Soul and Spirit are Distinct

How the spirit differs from the soul is not obvious or easy. In fact, the writer to the Hebrews points out that only the Word of God can cleanly distinguish the two: “piercing even to the dividing asunder of soul and spirit…” (Heb 4:12).

In the interior body (depicted by its bones), a scalpel can dissect joints from marrow. So in the inner non-physical sector, the Word of God differentiates the human soul from the human spirit. The phrase “the dividing asunder of soul and spirit” does not mean that the Word of God actually disconnects these immaterial components from each other. Although physical death separates the spirit-and-soul from the body, nothing can dislocate the spirit from the soul. The spiritual part of man, comprised of spirit and soul together, is indivisible; yet God’s Word can figuratively separate soul and spirit by distinguishing them.

Despite this, many modern theologians teach that the terms “soul” and “spirit” are identical, claiming that human beings have only two components, not three. They base this on the fact that the Word of God often seems to use “soul” and “spirit” interchangeably. Mary’s words in Luke 1:46-47 are an example of this: “My soul doth magnify . . . and my spirit hath rejoiced” (cf Job 7:11; Isa 26:9). When the Spirit of God places parallel phrases together, however, He does not intend us to see the matching words as precisely identical. If we fail to look for fine distinctions we will let valuable truth slip through our fingers. As an example, those who understand identical meanings for the phrases “in Our image” and “after Our likeness” in Genesis 1:26 forfeit the truth that God made man in His image to representHim, but made man after His likeness to resemble Him. Similar phrases are not identical phrases.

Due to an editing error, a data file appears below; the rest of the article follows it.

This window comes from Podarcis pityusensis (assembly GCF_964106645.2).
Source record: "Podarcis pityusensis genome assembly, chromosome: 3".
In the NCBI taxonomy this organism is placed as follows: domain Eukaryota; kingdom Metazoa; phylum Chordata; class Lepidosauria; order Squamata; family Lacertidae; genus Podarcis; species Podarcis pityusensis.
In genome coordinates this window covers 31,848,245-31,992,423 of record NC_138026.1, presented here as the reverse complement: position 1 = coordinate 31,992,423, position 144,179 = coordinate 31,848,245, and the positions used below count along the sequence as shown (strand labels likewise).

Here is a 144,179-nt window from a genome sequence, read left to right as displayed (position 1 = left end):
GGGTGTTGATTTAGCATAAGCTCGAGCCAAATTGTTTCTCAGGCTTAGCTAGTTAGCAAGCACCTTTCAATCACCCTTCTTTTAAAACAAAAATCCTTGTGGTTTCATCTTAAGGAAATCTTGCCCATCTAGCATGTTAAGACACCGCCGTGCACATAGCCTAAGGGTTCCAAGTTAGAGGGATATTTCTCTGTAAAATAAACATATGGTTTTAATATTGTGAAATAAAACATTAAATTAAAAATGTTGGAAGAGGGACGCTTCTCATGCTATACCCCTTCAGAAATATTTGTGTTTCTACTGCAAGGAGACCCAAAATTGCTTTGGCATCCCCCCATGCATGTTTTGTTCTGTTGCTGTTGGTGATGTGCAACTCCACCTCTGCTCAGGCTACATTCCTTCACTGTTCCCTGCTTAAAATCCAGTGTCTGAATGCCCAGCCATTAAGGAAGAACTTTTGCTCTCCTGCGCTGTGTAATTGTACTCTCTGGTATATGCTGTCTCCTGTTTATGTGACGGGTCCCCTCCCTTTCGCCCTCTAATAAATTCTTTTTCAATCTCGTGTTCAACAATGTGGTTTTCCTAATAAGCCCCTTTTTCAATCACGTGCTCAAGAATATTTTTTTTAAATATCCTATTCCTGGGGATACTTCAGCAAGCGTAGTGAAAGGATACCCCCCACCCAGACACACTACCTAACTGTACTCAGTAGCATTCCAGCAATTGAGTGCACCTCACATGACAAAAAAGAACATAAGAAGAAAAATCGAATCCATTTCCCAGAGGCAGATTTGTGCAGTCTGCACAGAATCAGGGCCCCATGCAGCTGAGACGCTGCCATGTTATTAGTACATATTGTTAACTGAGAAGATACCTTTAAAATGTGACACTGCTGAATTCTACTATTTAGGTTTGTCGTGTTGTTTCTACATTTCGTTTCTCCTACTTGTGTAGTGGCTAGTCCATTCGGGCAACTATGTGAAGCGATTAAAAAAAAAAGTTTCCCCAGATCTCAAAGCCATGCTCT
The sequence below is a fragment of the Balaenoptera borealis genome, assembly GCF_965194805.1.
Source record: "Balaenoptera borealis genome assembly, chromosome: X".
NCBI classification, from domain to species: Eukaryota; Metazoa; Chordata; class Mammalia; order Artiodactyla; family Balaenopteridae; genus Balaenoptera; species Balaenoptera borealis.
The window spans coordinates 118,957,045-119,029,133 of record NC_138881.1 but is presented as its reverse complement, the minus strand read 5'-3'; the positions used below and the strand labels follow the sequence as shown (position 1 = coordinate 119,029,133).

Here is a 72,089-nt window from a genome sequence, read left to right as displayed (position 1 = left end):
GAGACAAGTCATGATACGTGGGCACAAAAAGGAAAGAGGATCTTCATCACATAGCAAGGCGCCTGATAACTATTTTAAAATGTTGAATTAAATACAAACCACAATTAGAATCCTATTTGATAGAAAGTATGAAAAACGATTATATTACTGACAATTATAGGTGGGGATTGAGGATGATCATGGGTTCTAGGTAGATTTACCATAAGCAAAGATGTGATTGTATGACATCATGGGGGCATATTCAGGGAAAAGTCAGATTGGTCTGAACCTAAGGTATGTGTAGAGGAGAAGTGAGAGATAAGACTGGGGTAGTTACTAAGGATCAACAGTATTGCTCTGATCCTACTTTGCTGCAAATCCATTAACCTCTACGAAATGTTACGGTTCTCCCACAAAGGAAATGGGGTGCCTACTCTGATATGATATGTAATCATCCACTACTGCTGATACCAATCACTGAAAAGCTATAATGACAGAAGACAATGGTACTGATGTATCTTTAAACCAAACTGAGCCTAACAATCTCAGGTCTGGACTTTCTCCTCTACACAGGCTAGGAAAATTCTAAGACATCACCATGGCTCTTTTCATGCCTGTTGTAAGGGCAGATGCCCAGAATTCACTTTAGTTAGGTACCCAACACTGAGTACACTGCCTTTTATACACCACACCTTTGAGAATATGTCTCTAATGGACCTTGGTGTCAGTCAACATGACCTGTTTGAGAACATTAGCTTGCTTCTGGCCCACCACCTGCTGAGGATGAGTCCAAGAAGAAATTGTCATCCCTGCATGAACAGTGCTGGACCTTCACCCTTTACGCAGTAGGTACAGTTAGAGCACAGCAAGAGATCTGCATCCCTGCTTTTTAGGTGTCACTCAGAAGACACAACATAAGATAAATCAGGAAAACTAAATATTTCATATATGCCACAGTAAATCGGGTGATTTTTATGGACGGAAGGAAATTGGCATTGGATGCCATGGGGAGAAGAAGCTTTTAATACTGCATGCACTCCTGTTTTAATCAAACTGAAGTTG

Why do the terms “soul” and “spirit” seem to overlap in the Word of God? The Bible often uses either term to stand for both, or even for the whole person. We call this literary device “synecdoche”—a figure of speech in which a part stands for the whole (as hand for sailor in all hands on deck), or the whole stands for a part (as the law for police officer). So Luke records in Act 27:37, “And we were … two hundred threescore and sixteen souls.” In this verse, the term “soul” is a synecdoche for entire persons. Similarly, the Bible sometimes uses “spirit” or “flesh” or “heart” or “body” to mean the whole person. Therefore, some passages speak of our having “body” and “soul” (Matt 10:28), some use the terms “body” and “spirit” (Jas 2:26; 2 Cor 7:1), and some pair “flesh” and “heart” (Psa 16:9; 73:26; Ez 44:7). In each case, “spirit,” “soul,” or “heart” stands for the immaterial, spiritual component of man, in contrast to the physical.